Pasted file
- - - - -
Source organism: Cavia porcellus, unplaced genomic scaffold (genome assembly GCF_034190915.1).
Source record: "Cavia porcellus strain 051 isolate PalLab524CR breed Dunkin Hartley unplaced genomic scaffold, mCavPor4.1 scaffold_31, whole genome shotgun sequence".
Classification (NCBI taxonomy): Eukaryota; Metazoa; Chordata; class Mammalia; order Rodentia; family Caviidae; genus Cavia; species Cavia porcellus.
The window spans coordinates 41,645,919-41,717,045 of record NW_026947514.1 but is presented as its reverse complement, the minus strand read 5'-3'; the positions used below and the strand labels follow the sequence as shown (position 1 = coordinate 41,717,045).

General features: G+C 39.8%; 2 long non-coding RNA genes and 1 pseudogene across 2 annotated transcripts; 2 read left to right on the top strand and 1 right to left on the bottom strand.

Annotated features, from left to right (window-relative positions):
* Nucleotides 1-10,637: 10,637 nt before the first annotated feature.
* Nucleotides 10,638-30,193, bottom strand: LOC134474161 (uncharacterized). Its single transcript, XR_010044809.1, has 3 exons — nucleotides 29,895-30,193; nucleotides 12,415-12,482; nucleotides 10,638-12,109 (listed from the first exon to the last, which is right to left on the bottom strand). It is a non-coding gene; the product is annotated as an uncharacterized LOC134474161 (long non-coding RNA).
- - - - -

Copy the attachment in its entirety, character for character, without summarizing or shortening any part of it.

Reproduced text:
Source organism: Cavia porcellus, unplaced genomic scaffold (genome assembly GCF_034190915.1).
Source record: "Cavia porcellus strain 051 isolate PalLab524CR breed Dunkin Hartley unplaced genomic scaffold, mCavPor4.1 scaffold_31, whole genome shotgun sequence".
Classification (NCBI taxonomy): Eukaryota; Metazoa; Chordata; class Mammalia; order Rodentia; family Caviidae; genus Cavia; species Cavia porcellus.
The window spans coordinates 41,645,919-41,717,045 of record NW_026947514.1 but is presented as its reverse complement, the minus strand read 5'-3'; the positions used below and the strand labels follow the sequence as shown (position 1 = coordinate 41,717,045).

General features: G+C 39.8%; 2 long non-coding RNA genes and 1 pseudogene across 2 annotated transcripts; 2 read left to right on the top strand and 1 right to left on the bottom strand.

Annotated features, from left to right (window-relative positions):
* Nucleotides 1-10,637: 10,637 nt before the first annotated feature.
* Nucleotides 10,638-30,193, bottom strand: LOC134474161 (uncharacterized). Its single transcript, XR_010044809.1, has 3 exons — nucleotides 29,895-30,193; nucleotides 12,415-12,482; nucleotides 10,638-12,109 (listed from the first exon to the last, which is right to left on the bottom strand). It is a non-coding gene; the product is annotated as an uncharacterized LOC134474161 (long non-coding RNA).